Acts 15:36–41 And after some days Paul said to Barnabas, “Let us return and visit the brothers in every city where we proclaimed the word of the Lord, and see how they are.” 37 Now Barnabas wanted to take with them John called Mark. 38 But Paul thought best not to take with them one who had withdrawn from them in Pamphylia and had not gone with them to the work. 39 And there arose a sharp disagreement, so that they separated from each other. Barnabas took Mark with him and sailed away to Cyprus, 40 but Paul chose Silas and departed, having been commended by the brothers to the grace of the Lord. 41 And he went through Syria and Cilicia, strengthening the churches.
Paul and Barnabas were soul brothers. Together they healed the lame, preached the Gospel, planted churches, and endured much tribulation. They spent hundreds of days together and travelled thousands of miles across troubled seas and down desert roads. As the “Dynamic Duo” of first century Christianity, they had served well the King of Kings.
However, despite their years of faithful labor, Paul was not yet ready to purchase the house on the lake and begin his retirement years. He longed to serve Jesus, retrace his steps, and encourage his disciples. There was no one he would rather take along than Barnabas. Barnabas agreed, for he too was willing to travel on and labor more for his beloved Christ.
However, Barnabas threw before Paul the unthinkable; he proposed they bring John Mark along with them on their next missionary journey. Paul vehemently disagreed; he was somewhat flabbergasted by this suggestion. He remembered how John Mark had deserted them on their first campaign. Yes, John Mark had started well, but he had ended horribly. He had put his hand to the plow, and then dishonored Christ by turning away. John Mark was a double-minded man, undependable, and unstable in all his ways. He was a failure, a ministerial loser; he was a quitter. Paul was convinced John Mark would prove himself soft and fickle again. To Paul, this was a horrible idea.
You see, Paul was consumed with mission. But Barnabas with consumed with men.
Paul was consumed with the Christian work, but Barnabas with the Christian worker.
Paul focused most on excellence and efficiency, while Barnabas was big on encouragement.
And it was at this point, sadly, that “soul brothers” became “separated brothers.” Both Paul and Barnabas were convinced they were correct. Neither would relent. Ultimately, Paul went north with Silas while Barnabas sailed south with John Mark.
However, now for the rest of the story. It is my conclusion that Paul was possibly wrong, but Barnabas was absolutely right. John Mark was worthy of a second chance, and ultimately, he finished the long missionary campaign under the gracious discipleship of Barnabas — the Son of Encouragement. As John Mark continued to mature and serve, he was later utilized and appreciated by Peter (1 Peter 5:12-14), and even greatly valued by a later and more mature and gracious Paul (Colossians 4:10; Philemon 1:24; 2 Timothy 4:11). In the end, this former failure became the man chosen by the Holy Spirit to pen the second Gospel of Jesus Christ bearing his name. John Mark was a quitter. However he quit quitting, and Barnabas quit quitting on the quitter.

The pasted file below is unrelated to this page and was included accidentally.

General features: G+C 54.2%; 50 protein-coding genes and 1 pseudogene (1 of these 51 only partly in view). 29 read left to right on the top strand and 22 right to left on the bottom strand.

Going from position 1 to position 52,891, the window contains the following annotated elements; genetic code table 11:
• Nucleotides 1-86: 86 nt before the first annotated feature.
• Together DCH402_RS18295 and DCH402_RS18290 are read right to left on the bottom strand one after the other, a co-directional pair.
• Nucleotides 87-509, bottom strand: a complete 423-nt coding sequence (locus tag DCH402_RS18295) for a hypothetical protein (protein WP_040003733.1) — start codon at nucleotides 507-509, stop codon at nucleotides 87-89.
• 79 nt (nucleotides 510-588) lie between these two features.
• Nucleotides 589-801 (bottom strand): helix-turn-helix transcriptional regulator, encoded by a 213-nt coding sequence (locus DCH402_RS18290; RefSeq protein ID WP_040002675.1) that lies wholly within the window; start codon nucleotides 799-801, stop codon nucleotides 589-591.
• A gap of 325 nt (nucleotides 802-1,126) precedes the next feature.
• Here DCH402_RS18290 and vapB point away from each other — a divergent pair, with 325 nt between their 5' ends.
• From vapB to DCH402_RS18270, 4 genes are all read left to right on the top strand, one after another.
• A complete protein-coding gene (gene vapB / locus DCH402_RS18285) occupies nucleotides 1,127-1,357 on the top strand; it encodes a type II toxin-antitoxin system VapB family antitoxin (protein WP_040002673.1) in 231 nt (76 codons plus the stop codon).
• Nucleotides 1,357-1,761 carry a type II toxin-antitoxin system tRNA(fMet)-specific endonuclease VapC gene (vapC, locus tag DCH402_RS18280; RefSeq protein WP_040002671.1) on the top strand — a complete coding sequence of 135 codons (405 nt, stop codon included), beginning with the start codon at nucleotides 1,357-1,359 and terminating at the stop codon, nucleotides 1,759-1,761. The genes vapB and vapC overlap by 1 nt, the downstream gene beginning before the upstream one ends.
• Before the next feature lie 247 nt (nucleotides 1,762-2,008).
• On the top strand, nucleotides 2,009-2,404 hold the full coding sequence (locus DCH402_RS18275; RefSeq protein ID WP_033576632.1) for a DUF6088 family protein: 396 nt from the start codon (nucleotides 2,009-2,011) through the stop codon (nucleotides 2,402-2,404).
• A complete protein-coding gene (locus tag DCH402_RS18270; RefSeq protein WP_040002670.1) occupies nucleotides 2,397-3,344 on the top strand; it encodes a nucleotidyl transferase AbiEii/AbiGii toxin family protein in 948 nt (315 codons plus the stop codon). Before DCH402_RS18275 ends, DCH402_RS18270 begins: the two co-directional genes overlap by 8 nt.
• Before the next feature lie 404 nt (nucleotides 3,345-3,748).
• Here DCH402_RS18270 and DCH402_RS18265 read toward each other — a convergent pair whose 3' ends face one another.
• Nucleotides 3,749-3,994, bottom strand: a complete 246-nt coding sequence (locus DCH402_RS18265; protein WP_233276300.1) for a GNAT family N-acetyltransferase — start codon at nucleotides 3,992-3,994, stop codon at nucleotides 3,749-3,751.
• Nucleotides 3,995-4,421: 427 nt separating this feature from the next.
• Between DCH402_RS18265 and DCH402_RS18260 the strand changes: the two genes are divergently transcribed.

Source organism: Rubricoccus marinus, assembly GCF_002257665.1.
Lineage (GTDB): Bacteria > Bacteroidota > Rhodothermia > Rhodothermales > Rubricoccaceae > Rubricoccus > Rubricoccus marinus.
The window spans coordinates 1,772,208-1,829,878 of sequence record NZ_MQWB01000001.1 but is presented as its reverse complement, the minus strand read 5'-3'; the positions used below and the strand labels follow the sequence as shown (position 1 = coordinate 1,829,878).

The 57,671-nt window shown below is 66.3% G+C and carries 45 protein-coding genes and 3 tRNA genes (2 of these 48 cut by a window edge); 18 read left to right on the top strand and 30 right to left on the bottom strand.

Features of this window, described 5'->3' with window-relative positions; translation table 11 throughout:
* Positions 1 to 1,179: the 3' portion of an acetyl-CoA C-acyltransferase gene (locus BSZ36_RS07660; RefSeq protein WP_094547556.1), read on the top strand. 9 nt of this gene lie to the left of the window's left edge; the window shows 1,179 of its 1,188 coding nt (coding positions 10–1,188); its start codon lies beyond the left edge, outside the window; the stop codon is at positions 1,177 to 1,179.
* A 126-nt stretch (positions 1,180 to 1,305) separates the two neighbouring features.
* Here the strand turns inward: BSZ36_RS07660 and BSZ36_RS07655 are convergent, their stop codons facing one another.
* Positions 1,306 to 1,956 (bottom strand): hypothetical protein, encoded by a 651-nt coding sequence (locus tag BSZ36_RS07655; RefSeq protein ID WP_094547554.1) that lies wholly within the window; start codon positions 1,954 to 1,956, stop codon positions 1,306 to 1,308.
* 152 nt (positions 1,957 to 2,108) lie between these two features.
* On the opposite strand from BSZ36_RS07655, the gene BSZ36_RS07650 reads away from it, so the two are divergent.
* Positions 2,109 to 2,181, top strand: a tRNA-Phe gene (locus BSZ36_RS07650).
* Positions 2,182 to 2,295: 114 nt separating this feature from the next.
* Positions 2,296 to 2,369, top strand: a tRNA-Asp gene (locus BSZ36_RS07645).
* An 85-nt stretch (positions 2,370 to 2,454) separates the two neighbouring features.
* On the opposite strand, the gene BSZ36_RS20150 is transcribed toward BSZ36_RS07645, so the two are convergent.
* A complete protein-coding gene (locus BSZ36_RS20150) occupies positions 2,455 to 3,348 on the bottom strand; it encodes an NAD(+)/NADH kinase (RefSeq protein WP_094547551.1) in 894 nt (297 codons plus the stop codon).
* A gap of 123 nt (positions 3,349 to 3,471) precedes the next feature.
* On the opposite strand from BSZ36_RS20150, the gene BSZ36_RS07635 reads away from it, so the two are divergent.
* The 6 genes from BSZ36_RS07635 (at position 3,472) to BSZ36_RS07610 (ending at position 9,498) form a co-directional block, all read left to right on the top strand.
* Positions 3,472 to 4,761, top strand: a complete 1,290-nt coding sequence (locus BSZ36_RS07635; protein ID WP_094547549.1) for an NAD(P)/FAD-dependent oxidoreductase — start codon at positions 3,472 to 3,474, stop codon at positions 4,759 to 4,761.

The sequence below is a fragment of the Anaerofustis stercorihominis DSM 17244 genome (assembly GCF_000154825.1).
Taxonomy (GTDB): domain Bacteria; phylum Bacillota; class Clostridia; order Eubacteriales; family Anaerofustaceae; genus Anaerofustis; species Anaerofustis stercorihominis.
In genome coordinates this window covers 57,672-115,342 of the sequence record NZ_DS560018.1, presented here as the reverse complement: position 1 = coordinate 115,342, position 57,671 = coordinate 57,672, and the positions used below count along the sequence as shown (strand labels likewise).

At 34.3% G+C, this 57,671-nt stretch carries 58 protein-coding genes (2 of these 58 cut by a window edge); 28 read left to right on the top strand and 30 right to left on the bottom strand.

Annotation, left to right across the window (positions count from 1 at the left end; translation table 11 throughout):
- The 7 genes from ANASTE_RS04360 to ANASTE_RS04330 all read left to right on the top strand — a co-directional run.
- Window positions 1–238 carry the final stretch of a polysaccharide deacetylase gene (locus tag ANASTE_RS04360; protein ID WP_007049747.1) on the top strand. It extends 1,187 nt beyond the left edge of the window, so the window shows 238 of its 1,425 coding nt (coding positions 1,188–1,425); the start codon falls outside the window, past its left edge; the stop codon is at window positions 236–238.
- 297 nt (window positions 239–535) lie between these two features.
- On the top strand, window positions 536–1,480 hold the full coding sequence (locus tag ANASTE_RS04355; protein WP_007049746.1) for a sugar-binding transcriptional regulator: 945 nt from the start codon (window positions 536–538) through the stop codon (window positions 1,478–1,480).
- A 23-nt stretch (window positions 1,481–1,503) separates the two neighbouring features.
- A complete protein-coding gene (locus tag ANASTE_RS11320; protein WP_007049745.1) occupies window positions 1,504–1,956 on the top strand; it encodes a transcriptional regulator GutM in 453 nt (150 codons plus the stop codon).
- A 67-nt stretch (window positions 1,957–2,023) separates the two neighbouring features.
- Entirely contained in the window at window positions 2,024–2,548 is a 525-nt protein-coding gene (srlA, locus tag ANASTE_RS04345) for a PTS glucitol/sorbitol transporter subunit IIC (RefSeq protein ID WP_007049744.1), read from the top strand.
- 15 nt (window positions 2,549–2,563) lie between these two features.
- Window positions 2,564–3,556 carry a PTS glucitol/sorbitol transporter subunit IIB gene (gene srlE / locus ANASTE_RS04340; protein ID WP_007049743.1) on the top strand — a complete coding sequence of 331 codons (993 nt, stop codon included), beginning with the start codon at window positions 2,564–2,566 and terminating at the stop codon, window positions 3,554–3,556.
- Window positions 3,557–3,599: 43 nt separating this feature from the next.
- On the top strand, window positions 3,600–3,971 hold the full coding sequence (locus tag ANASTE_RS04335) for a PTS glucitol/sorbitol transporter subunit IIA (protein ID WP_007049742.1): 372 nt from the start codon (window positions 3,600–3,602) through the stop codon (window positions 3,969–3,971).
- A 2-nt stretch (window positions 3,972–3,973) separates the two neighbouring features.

Perhaps four questions will guide you in your prayer time.
1. Do you value the church as did Christ, Paul, Barnabas and John Mark? Are you ready to fervently labor for Christ’s bride until he removes you from your mission field?
2. Have you made vows before God and man, and have you quit? Perhaps you have vowed to stay married till the day of death, but you are walking away from your commitment? Perhaps you have joined a church and made vows to submit, worship, grow, serve and give, but you have been apathetic or AWOL for quite some time? Have you started a time of daily devotions only to fall away … again? Or maybe you have said “No!” to a certain sin, only to find yourself playing with that forbidden fire? In what ways have you disappointed the Lover of your soul?
3. What will you do now? Will you quit being a quitter? God gave a second chance to Moses. The father gave a second chance to his prodigal son. Jesus gave a second chance to Peter and all the disciples. arnabas gave a second chance to Mark, and you can repent, recommit, and rock on for Christ today. Yes you have quit. And yes, Jesus died for your sin of quitting. And yes, Jesus would have you get up now and carry on.
4. Are you ready to be a leader or member in your church who quits quitting on quitters? The Good Shepherd is not satisfied with a 99% success rate. He arrives back at the sheepfold, finds one missing, and takes off to reclaim his precious lamb. As we look about us, there are many who have proven unreliable. There are many who have talked the talk and abandoned the walk. May we be like Barnabas – Sons of Encouragement – ready to disciple those who hate their former sin and are ready to quit quitting. Grace is sweet and needed, let’s be like the early Barnabas and the later Paul — let’s quit quitting on quitters.